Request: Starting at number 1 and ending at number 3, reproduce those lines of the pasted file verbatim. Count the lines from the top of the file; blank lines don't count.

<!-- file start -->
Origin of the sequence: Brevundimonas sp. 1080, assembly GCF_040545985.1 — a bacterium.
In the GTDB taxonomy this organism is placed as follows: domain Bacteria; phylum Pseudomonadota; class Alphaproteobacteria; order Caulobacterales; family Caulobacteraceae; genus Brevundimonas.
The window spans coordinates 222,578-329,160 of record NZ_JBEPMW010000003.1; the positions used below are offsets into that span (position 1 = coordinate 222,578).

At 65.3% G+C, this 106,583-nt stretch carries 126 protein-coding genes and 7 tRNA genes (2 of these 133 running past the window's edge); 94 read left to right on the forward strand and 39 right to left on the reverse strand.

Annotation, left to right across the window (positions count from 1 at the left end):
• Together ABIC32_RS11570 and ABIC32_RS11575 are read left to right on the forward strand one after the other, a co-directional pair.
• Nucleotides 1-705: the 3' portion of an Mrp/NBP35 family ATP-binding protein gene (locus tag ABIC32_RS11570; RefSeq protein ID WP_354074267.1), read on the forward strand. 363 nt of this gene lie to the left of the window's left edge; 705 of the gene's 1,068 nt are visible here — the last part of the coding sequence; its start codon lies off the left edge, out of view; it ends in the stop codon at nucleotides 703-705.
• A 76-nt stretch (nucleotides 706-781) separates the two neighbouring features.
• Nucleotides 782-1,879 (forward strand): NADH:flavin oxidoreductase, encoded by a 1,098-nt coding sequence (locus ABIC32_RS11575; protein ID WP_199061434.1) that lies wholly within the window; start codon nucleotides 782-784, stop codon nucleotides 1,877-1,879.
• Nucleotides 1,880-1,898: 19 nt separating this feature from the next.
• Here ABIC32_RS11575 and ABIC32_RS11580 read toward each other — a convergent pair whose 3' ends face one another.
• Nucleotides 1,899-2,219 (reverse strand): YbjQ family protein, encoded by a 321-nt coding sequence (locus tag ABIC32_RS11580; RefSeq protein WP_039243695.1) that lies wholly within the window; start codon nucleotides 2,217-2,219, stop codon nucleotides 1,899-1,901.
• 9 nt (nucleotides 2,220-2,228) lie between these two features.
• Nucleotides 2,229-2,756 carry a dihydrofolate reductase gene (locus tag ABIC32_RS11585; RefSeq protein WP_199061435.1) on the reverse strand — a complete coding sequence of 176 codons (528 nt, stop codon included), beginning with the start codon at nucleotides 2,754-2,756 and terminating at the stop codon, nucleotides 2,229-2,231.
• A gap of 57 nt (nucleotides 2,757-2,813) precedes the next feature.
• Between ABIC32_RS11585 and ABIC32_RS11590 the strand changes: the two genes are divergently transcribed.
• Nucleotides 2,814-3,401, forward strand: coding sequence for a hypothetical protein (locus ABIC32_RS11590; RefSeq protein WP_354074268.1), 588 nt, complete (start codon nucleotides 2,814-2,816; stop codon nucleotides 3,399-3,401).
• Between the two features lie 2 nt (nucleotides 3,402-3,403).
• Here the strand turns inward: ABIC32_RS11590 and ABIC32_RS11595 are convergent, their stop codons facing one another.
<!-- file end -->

Origin of the sequence: Brevundimonas sp. 1080, assembly GCF_040545985.1 — a bacterium.
In the GTDB taxonomy this organism is placed as follows: domain Bacteria; phylum Pseudomonadota; class Alphaproteobacteria; order Caulobacterales; family Caulobacteraceae; genus Brevundimonas.
The window spans coordinates 222,578-329,160 of record NZ_JBEPMW010000003.1; the positions used below are offsets into that span (position 1 = coordinate 222,578).